The Rogers and Spencer Army Model Revolver was actually an improvement of earlier pistols produced by the firm - the Pettingill and Freeman revolvers. The Pettingills were produced in the late 1850's and early 1860's, and were double action revolvers. The Pettingills were ahead of their time, being designed as hammerless pistols, which were popular in the last decade of the 19th Century, but certainly too avant garde for Army purchasers. The Navy Model was a .34 caliber, of which less than 1,000 were produced. The Army Model was a .44 caliber, and only about 3,400 were produced in the early 1860's. The Freeman Army Model Revolver was a solid frame .44 caliber pistol with a round 7 1/2" barrel, of which 2,000 are believed to have been produced in 1863-64, and in appearance the Freeman resembles a Starr Revolver.

    The Rogers & Spencer is an improved Freeman, with a less severe grip style, a heavier frame and a stronger octagon barrel of identical 7 1/2" length. Interestingly, the Rogers & Spencer design is eligible for N-SSA competitions because the contract was consummated before the end of hostilities.

    Now you know as much as me.

    tac
    I doubt that Mr Tac of knowledge. Respect.

    Anyway I saw my first real one on Sunday at the Shooting Show, Bonhams auction stand. I was going to ask them to let me handle it then decided they would probably take great enjoyment in telling me no.

  8. #8
    Join Date
    Feb 2008
    Location
    Huntingdon
    Posts
    6,020
    Quote Originally Posted by CLINT3 View Post
    I doubt that Mr Tac of knowledge. Respect.

    Anyway I saw my first real one on Sunday at the Shooting Show, Bonhams auction stand. I was going to ask them to let me handle it then decided they would probably take great enjoyment in telling me no.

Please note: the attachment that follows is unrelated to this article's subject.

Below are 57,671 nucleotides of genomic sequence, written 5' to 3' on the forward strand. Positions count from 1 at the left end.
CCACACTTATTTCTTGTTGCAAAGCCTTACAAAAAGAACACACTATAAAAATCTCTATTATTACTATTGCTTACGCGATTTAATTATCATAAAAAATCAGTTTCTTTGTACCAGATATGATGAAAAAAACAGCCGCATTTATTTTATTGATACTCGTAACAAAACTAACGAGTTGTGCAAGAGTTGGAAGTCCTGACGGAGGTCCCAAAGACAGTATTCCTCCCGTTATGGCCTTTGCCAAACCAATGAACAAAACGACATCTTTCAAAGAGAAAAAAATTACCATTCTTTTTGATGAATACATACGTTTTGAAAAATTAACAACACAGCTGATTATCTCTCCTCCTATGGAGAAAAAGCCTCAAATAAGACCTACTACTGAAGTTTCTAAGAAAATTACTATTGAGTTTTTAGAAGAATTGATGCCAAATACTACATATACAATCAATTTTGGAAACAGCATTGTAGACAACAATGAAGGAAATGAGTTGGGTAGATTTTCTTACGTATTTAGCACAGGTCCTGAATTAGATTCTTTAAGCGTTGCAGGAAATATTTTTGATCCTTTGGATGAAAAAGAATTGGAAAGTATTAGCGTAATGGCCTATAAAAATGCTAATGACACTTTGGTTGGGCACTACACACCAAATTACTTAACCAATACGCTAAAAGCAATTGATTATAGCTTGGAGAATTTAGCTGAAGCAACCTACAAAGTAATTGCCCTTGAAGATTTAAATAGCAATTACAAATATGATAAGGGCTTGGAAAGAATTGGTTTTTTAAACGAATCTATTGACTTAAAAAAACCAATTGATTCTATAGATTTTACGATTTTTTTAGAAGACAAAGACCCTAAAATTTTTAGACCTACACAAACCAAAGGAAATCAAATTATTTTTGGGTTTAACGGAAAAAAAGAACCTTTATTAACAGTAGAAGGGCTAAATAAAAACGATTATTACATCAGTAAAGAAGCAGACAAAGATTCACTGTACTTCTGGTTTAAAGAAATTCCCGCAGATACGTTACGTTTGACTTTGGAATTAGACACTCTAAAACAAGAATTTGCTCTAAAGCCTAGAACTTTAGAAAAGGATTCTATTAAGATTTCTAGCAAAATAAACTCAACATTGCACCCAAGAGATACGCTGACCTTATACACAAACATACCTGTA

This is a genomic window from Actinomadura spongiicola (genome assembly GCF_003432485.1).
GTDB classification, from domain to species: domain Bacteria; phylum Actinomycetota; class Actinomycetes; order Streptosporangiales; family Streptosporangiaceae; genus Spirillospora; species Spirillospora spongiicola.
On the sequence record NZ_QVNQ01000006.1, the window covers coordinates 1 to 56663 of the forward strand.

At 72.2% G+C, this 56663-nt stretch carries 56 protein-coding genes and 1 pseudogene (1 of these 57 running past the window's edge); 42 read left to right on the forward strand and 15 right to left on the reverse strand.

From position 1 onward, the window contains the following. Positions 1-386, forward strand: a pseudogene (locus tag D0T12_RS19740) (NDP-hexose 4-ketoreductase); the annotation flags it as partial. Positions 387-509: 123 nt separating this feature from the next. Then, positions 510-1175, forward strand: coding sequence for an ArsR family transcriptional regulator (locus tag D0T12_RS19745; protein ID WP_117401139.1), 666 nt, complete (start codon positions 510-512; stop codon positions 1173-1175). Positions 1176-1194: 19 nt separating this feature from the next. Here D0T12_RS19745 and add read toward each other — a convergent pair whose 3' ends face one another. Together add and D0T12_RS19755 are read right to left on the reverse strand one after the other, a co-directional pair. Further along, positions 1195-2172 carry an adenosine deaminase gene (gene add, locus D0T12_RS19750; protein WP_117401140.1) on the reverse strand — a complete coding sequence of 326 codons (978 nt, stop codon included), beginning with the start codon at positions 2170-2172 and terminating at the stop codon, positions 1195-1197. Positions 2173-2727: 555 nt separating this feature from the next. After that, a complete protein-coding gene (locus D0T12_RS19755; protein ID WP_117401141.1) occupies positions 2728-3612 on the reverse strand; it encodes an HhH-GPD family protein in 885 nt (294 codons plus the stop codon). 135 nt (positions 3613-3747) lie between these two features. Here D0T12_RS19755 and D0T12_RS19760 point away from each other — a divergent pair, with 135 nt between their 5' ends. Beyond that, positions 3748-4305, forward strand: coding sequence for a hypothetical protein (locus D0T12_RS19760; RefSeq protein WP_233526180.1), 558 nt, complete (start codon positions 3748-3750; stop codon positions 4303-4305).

Yup, the real deal, and not a lot more than a top-of-the-line Hege version either. Which would YOU have bought?

    tac
    Lots of guns and trains.

  9. #9
    Join Date
    Jul 2011
    Location
    Dover
    Posts
    312
    Quote Originally Posted by Russell Start View Post
    I have two R&S pistols one I bought on this site and the other at a gun show in America both shoot well but I prefer the English one as it is a bit more accurate I paid about $250 for one and 250 quid for the other, the America one has a bead foresight and the English one has a blade foresight and that's the only difference really
    I think there are quite a few copies of the real one's floating around some of the major players from 1970s onward banged them out they were dirt cheap preasent day as found a marked increase my one is in London grey
    And as a walther barrel fitted at euroarms you realy have to watch what you are buying 2nd hand wise so easy to end up with a lemon from the 70s era o yes mine cost pre 20%vat 750 from Henry Kranks so the difference is not just the sights
    Ex Royal Navy Retired have fun while it lasts."I Do"
    B.S.A.R Member

Posting Permissions

  • You may not post new threads
  • You may not post replies
  • You may not post attachments
  • You may not edit your posts
  •